Notes straight from the AQA textbook

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  • Created on: 19-03-15 18:31
Preview of Couples

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This refers to the roles that men and women play in relationships.
Parsons: Instrumental and expressive roles
Is a Functionalist that identifies a clear division of gender roles within the nuclear family ­
husbands have an instrumental role of being the breadwinner and wives have an expressive role,
meeting the needs of the family by providing emotional support, primary socialisation and
domestic labour.
Along with New Right Thinkers, he saw these roles being biologically suited for both male and
female which benefits the family plus wider society as a whole.
Feminist argue that no these roles are not natural.
Willmott and Young (March on Progress ) argue that men are now taking on more domestic roles
and women are also becoming wage earners.
Joint and segregated conjugal roles
Bott distinguishes between two types of role:
segregated conjugal roles where couples experience
different roles and leisure activities and joint conjugal roles where couples share domestic labour
and leisure time etc.
Willmott and Young study on w/e extended families in London found that men were the
breadwinners and would spend most of their leisure time with work colleagues whilst women
were housewives spending most of this leisure time with female kin.
The symmetrical family
Willmott and Young identify a move towards equality with less segregated roles and more joint
They see the symmetrical family as the third stage of the nuclear family in which roles of the
husband and wife are more similar and equal/joint. Women work more, men are more involved in
housework and childcare and couples tend to spend leisure time together.
They see this symmetry as a result of major social changes; for example, in their study, young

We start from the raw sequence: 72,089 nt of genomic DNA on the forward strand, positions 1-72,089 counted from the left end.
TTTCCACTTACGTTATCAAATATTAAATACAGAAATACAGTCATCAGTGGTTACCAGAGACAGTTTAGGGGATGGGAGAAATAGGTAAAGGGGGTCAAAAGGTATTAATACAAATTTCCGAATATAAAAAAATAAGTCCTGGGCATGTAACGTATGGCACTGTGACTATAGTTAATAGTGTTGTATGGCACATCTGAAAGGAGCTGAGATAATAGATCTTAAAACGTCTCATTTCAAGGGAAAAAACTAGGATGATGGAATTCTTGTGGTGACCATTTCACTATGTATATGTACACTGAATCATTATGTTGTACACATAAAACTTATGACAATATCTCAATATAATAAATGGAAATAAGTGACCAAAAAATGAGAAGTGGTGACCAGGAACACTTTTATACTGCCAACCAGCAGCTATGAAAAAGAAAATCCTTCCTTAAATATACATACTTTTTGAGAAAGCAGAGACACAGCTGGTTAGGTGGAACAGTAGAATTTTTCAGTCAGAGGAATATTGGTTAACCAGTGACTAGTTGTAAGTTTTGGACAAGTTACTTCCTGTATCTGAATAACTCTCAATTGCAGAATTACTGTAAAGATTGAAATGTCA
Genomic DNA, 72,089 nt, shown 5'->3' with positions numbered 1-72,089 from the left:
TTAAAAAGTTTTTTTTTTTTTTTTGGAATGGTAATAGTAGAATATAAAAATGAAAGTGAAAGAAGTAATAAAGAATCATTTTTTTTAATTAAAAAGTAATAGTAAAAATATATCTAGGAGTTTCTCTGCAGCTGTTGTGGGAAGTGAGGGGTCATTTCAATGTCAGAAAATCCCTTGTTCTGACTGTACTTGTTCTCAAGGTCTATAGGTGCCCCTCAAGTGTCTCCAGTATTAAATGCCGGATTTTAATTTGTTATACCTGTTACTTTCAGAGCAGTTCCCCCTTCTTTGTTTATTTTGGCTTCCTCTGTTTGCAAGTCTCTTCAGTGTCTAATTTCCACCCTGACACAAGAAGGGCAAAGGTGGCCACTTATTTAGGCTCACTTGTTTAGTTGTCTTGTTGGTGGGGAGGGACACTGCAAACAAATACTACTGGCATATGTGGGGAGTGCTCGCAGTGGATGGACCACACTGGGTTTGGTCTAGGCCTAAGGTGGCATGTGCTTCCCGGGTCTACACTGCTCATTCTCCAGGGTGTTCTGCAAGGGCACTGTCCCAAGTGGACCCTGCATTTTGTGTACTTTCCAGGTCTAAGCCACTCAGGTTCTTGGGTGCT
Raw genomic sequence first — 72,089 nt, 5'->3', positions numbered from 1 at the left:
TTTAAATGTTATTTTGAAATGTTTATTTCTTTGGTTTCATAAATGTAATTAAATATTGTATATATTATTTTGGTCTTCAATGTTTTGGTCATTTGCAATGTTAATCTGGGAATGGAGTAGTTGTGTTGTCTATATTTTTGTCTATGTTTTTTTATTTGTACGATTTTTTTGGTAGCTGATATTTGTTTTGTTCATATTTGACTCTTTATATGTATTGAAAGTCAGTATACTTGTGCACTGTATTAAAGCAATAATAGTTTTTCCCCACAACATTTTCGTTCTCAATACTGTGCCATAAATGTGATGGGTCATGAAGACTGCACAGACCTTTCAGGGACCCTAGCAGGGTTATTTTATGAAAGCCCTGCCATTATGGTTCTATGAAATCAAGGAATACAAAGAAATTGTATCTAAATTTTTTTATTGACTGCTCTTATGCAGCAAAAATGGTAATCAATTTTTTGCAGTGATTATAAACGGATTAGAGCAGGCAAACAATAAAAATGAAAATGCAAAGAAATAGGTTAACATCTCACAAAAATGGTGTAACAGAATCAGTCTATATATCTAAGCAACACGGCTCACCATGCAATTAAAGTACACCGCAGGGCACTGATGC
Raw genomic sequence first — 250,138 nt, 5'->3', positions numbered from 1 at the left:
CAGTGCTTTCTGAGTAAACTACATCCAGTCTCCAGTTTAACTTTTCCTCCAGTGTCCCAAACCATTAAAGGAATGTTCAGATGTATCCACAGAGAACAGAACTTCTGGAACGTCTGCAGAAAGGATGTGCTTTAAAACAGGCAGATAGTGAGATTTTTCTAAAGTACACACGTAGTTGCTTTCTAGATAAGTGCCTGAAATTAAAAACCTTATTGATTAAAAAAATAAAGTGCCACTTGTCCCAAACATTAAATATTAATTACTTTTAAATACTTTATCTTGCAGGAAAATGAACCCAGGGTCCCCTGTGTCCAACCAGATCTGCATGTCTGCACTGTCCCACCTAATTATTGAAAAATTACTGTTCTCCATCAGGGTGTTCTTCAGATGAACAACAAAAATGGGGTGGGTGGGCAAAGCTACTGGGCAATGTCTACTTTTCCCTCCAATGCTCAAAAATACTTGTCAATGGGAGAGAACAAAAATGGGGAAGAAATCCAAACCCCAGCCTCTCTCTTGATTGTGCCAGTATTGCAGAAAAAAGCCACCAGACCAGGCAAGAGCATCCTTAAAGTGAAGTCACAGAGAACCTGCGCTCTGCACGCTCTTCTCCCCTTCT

couples that had moved away from their extended families were more symmetrical. Also on those
that are young, more affluent, and more geographically and socially isolated.
Symmetry is seen as more socially acceptable within households due to 1) changes in women's
positions 2) geographical mobility 3) new technology and 4) higher standards of living.
A Feminist view of housework
They reject the March of Progress view and state that no progress has been made for women ­ no
symmetry as families and the wider society are still very patriarchal.
Oakley criticises the reliability of
Willmott and Young's study on symmetrical families as although
the husbands in the interviews may have helped around the houses, this is still mere in
comparison to the amount of work that housewives have to do.
In here 1970's research she found that men may have helped with domestic labour however the
state of the family was far from symmetrical. 15% of men helped with domestic tasks, 25% helped
with childcare but the men also took the more pleasurable activities.
Boulton supported Oakley finding that fewer than 20% men had a major role in childcare and
when they did they were more involved in childcare, not their well-being.

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Warde and Hetherington suggest that sex-typing of domestic labour still remains strong, for
examples wives are 30x's more likely to have last done the washing and men are 4'xs more likely
to have last washed the car.
However young men's attitudes have changed slightly with less female role assumptions.
Future Foundation's found that 60% of men have claimed to do more housework than their
fathers with 75% women claiming to do less than their mothers.…read more

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The Dual Burden
Feminists state that there is little evidence of this `new man' and instead, women face paid-work
and unpaid housework and men benefit from both.
Ferri and Smith provide evidence of the dual burden as they found that increased employment for
women has had a little impact on their domestic labour. In a sample of 1,589 33-year-old father
and mothers, less than 4% of men had a dominant role in childcare.…read more

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Barrett and McIntosh note that:
1) men normally make the decision on what to spend money on
2) men gain more from women's housework than they give back financially
3) this financial support is often `unpredictable' with `strings attached'
Family members do not equally share resources with women usually coming worse off, sparing
themselves for other members.…read more

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Official statistics
-> Victims may be less willing/unlikely to report crime as Yearnshire found that a woman
experiences 35 assaults of crime before reporting it.
-> Police and prosecutors are reluctant to get involved in peoples personal family lives.…read more


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